By OGJ editors
HOUSTON, Jan. 4 -- Pennsylvanian Booch sandstones that have produced oil and gas since just before Oklahoma statehood in 1907 have yielded 78 million bbl of oil and 467 bcf of gas through April 2004 from 2,690 active and abandoned wells, the Oklahoma Geological Survey said.
Most Booch production is from the Arkoma basin and Cherokee platform, with gas limited to the Arkoma. An OGS publication compiled by Dan T. Boyd and Rick Andrews, said 710 Booch gas wells still contribute 23 MMcfd. The 91-page review contains field studies of Brooken, Southeast Reams, and South Pine Hollow fields.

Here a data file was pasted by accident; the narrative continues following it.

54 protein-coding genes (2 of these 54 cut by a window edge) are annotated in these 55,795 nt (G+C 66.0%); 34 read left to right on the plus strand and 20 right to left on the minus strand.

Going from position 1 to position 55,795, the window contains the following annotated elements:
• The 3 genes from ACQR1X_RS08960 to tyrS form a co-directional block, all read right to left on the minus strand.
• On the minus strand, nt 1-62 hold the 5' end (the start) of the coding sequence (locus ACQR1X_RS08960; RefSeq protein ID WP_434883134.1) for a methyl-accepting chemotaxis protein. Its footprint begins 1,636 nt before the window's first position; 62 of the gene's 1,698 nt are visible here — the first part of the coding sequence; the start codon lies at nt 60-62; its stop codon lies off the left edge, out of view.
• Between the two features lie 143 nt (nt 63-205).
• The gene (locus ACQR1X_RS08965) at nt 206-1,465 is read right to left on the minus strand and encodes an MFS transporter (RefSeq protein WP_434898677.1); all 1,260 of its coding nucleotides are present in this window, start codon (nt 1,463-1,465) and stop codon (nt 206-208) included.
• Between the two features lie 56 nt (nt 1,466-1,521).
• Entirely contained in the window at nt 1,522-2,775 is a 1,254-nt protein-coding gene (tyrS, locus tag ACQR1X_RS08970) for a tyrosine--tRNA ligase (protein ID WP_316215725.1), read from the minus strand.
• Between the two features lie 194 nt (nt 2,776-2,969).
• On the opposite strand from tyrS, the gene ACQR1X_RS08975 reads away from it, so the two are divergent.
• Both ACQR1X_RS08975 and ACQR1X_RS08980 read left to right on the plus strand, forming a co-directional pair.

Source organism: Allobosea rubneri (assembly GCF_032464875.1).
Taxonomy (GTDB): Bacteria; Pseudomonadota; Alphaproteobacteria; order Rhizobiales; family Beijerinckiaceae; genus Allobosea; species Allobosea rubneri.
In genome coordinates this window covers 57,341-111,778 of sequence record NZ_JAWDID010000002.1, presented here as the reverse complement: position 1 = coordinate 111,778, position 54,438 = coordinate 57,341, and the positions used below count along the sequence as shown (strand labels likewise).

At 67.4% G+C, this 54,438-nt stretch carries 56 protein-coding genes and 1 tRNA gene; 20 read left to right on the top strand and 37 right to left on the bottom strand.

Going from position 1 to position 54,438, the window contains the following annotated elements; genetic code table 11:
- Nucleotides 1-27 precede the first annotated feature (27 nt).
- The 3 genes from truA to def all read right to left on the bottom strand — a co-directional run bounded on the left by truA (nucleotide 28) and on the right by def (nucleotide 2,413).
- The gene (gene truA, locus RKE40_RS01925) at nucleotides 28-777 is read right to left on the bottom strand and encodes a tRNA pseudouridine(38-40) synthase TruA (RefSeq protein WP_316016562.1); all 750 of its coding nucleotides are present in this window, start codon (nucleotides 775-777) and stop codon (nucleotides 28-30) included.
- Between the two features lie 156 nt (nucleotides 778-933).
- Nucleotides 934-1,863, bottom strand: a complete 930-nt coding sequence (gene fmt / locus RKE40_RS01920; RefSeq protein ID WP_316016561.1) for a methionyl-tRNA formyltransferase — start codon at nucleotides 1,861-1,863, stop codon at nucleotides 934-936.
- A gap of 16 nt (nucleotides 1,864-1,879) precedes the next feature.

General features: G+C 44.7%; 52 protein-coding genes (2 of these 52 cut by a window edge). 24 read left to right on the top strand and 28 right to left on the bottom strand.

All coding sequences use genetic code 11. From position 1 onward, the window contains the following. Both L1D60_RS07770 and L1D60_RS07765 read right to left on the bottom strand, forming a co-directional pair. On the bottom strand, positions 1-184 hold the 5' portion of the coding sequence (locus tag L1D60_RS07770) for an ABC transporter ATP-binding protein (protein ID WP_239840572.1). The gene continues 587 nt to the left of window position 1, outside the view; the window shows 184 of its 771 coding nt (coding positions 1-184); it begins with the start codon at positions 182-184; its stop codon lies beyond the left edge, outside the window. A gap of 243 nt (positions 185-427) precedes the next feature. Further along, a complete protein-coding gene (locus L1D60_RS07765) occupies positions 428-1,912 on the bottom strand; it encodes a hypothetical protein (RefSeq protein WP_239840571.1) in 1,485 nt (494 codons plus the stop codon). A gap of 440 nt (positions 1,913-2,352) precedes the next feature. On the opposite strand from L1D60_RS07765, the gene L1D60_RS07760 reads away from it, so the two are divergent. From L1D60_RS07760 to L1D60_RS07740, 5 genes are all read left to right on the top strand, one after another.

Operators have produced 107 bcf of the 110 bcf estimated ultimate recovery at Brooken on the shores of Lake Eufaula.
Sandstone in most of Brooken field is "of such high quality that net and gross thicknesses using an 8% porosity cutoff are essentially the same," Boyd wrote. No Booch accumulation remaining to be discovered will be as large, but Brooken "has helped to define a closely related Booch gas play that is still far from fully explored."
That play targets the channel-fill sands within the incised valley that are isolated from the main depositional axis.